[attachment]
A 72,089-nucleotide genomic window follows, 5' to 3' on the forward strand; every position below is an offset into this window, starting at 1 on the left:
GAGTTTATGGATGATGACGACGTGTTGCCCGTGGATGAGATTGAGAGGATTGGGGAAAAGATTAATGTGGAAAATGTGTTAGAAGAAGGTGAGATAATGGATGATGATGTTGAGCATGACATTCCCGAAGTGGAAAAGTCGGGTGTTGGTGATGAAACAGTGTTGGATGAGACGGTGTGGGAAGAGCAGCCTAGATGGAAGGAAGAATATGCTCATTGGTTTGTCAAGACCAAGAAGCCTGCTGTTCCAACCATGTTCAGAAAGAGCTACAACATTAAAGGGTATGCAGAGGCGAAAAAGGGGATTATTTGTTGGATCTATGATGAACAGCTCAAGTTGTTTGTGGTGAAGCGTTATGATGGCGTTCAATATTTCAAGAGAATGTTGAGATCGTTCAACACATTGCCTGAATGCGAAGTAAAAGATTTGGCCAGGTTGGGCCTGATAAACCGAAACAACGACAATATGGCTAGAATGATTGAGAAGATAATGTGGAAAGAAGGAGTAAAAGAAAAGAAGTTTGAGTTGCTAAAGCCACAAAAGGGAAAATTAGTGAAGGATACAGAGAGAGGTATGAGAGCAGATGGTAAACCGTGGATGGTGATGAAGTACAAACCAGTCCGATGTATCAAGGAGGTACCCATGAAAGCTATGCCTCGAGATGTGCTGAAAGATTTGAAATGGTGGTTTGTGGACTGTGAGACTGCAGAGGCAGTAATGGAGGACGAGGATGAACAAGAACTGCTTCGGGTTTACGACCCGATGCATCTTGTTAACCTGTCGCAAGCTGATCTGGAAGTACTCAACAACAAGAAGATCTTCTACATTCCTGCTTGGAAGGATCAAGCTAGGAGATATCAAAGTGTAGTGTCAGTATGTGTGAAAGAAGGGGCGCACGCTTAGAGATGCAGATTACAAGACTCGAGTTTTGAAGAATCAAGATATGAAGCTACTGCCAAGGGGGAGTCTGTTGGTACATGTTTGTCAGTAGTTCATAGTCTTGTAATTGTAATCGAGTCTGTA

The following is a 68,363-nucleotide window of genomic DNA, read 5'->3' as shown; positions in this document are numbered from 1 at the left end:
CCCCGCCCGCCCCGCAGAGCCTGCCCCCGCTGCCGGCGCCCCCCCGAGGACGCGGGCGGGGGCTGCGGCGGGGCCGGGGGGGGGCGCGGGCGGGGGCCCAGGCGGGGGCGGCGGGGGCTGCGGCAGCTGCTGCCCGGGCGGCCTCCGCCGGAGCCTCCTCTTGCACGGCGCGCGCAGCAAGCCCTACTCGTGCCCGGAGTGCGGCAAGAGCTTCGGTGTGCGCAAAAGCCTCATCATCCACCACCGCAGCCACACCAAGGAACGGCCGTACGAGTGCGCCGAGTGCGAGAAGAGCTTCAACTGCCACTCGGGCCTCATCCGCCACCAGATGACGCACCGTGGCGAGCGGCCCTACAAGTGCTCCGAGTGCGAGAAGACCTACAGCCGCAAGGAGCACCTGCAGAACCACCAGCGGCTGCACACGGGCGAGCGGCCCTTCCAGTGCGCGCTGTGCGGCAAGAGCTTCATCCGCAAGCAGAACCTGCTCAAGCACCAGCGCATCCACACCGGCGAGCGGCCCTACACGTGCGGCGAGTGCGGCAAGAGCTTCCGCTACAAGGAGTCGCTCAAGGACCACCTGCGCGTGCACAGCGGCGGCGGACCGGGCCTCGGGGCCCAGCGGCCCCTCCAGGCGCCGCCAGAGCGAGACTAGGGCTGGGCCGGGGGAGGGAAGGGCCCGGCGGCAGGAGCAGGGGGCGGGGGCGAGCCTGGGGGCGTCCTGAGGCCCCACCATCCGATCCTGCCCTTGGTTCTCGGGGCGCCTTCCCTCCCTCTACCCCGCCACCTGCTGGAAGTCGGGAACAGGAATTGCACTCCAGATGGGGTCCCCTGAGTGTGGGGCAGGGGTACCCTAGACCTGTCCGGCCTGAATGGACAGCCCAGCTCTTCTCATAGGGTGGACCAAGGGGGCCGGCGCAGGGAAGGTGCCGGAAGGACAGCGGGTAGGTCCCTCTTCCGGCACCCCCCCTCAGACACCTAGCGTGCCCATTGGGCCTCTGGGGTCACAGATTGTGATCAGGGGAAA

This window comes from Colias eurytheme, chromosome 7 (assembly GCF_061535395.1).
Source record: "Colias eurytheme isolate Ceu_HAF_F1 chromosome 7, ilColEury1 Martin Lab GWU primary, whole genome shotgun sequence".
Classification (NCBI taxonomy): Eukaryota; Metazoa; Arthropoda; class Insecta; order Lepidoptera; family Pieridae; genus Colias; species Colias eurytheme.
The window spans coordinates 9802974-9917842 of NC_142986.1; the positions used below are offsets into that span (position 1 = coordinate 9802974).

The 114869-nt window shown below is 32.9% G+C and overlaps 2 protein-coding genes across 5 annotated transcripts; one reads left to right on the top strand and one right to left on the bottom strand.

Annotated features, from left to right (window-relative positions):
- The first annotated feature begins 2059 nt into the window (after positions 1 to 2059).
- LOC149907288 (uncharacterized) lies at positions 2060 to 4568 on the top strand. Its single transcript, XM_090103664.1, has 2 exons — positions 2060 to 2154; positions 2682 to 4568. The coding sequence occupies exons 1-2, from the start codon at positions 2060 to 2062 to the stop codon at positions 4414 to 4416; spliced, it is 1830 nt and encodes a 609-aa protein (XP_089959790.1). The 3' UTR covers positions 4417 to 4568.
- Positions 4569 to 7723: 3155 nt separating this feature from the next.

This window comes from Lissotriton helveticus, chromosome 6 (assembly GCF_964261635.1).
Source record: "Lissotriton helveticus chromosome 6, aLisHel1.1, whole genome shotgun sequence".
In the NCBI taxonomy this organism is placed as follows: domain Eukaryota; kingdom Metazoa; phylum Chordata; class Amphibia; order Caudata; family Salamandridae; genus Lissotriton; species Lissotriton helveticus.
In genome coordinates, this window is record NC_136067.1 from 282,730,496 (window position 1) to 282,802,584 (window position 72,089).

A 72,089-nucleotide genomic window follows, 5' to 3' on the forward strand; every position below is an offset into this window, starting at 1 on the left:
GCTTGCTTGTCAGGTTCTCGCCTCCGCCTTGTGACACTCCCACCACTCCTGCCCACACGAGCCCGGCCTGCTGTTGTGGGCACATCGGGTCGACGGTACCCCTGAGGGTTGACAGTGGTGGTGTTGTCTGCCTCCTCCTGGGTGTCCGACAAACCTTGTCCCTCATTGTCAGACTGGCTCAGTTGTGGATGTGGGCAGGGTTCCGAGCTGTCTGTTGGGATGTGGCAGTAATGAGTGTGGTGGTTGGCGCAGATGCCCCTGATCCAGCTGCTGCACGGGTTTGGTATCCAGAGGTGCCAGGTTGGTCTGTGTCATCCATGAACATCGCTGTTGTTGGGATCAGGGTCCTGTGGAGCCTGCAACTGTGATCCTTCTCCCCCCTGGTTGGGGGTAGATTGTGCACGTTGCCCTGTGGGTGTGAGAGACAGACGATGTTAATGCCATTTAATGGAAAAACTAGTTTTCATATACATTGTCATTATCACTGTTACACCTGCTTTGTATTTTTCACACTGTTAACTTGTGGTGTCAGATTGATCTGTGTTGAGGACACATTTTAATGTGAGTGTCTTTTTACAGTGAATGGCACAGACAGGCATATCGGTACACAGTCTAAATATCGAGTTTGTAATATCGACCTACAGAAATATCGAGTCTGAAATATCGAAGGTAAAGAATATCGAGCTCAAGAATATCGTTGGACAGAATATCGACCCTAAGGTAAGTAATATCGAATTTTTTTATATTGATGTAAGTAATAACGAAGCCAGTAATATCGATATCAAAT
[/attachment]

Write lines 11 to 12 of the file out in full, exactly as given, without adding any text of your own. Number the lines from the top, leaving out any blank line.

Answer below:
- The first annotated feature begins 2059 nt into the window (after positions 1 to 2059).
- LOC149907288 (uncharacterized) lies at positions 2060 to 4568 on the top strand. Its single transcript, XM_090103664.1, has 2 exons — positions 2060 to 2154; positions 2682 to 4568. The coding sequence occupies exons 1-2, from the start codon at positions 2060 to 2062 to the stop codon at positions 4414 to 4416; spliced, it is 1830 nt and encodes a 609-aa protein (XP_089959790.1). The 3' UTR covers positions 4417 to 4568.